SCARY CAT! Lifting the hood on law enforcement’s favorite toy for big boys

Shielded from Justice: The High Cost of Living in a Police State
October 21, 2014
FBI Approaching U.S. Mosque Leaders for Questioning
October 24, 2014

Of all the intimidatory artillery unsheathed by cops after the killing of 18-year-old Michael Brown by police officer Darren Wilson in Ferguson, Missouri, the most enduring background prop was arguably the St. Louis County police department’s BearCat, with its ominous Batmobile-like armor. The BearCat, short for Ballistic Engineered Armored Response Counter Attack Truck, is a flagship product of the Massachusetts-based Lenco Industries.

The all-terrain earth crawlers start at prices in the low $200,000 range, and can sell for more than double that with trimmings like contained air and gun turrets. Police in Keene, New Hampshire, also have a BearCat, which they acquired for $286,000, claiming in their application for federal funds that they needed it to control disorderly crowds at the annual Pumpkin Festival. Yet when thousands of rowdy meatheads flipped over a car and set fires after this year’s event Oct. 18, it stayed in the garage, despite the crowd chanting “Bring out the BearCat!” The attention was a long time coming, although a BearCat with a hydraulic battering ram was used last year to approach the house where Boston Marathon bombing suspect Dzhokhar Tsarnaev was hiding in a boat. Lenco has been dominating the niche class of mine-resistant ambush-protected (MRAP) vehicles for more than five years.

According to Car & Driver magazine, MRAP trucks like BearCats, which were designed to shield troops from roadside explosives in the Middle East, “are increasingly the [military’s] replacement vehicle of choice for up-armored Humvees.” Indeed, Lenco has serviced more than $73 million in federal contracts since 2000. Therefore, as the state defense apparatus helps police departments prep for doomsday, BearCats have become a favorite accessible plaything among cops countrywide.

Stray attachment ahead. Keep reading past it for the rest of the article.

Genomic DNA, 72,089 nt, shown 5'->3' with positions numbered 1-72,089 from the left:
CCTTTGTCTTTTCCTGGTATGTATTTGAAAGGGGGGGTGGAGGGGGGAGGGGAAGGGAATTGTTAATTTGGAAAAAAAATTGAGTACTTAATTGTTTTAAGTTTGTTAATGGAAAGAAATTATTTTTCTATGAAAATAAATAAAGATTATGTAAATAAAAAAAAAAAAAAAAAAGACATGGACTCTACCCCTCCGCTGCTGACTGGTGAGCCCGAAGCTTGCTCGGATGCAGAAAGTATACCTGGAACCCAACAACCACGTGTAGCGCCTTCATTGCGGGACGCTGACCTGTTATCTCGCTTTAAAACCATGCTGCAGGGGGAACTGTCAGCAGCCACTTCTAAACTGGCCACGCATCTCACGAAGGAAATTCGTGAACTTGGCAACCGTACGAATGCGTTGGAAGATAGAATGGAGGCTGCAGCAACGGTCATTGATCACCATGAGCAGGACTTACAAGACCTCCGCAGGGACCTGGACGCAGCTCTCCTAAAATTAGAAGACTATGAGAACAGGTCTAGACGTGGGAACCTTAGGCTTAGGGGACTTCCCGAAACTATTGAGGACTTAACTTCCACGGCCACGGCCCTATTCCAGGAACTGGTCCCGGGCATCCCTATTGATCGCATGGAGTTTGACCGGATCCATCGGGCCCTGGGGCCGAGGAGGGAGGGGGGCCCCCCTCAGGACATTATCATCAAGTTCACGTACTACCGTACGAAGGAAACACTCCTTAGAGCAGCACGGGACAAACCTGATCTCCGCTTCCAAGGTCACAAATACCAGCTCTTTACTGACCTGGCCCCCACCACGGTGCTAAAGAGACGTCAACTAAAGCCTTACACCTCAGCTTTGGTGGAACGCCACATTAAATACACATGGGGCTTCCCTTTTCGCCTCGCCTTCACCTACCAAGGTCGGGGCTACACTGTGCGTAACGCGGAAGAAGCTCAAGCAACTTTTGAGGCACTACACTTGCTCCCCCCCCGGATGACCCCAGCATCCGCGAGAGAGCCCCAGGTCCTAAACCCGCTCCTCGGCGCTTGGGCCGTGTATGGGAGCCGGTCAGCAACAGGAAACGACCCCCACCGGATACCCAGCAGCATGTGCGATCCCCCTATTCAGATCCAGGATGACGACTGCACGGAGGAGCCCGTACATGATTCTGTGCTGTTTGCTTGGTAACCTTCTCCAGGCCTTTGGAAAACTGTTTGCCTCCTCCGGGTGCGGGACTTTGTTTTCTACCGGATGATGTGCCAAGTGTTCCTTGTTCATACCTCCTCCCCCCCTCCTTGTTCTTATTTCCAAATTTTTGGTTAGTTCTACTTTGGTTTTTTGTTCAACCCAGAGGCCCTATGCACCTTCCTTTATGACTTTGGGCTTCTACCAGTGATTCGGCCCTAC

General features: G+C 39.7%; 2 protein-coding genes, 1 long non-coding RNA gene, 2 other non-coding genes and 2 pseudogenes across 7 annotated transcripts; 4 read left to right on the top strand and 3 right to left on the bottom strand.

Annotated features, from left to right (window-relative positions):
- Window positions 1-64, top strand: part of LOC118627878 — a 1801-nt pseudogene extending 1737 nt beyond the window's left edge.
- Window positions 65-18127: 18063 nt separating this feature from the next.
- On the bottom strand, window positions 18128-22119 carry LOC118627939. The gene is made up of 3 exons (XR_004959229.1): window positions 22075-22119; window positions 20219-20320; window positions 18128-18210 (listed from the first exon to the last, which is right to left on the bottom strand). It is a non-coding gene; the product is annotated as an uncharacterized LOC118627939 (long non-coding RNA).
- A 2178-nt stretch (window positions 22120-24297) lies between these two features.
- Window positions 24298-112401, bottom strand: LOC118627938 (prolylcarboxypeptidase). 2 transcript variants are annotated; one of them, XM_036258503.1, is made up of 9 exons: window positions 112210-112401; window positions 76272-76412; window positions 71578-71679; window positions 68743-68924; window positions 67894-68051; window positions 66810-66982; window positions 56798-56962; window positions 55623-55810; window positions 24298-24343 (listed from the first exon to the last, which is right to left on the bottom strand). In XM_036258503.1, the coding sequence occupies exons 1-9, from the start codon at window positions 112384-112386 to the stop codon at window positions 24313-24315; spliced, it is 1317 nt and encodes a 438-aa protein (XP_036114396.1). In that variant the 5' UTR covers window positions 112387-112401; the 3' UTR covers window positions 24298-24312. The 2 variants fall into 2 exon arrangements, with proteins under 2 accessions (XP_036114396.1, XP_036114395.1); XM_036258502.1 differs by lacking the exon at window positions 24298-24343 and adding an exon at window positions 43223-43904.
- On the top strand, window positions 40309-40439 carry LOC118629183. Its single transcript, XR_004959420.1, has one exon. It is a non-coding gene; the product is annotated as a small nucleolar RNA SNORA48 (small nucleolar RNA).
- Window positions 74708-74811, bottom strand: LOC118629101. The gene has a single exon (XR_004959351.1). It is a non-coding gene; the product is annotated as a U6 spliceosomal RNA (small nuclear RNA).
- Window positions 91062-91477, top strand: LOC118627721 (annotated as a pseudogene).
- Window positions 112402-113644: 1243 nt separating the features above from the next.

Long before the BearCat, fleets of beige and green Humvees ruled the wartime landscape, both here and abroad. The ubiquitous soldier transport units were built to satisfy requests by the U.S. armed services for a High Mobility Multipurpose Wheeled Vehicle, shortened HMMWV. Since its introduction in the mid-1980s, the Indiana-based AM General has produced more than a quarter of a million Humvees in dozens of varieties.

They’ve been dispatched every place America maintains a presence, but have fallen out of favor since around 2005 in Iraq and Afghanistan, where U.S. soldiers kept on losing life and limb to improvised explosive devices despite protection being bolstered on approximately 50,000 Humvees. As a result of older units getting passed to law enforcement agencies, the original Humvee still remains a common public spectacle, although production of commercial models has ceased. Only these days there’s most likely a cop behind the wheel. This past January, the city of Colorado Springs scored seven hand-me-down Humvees free of charge from the federal Defense Logistics Agency.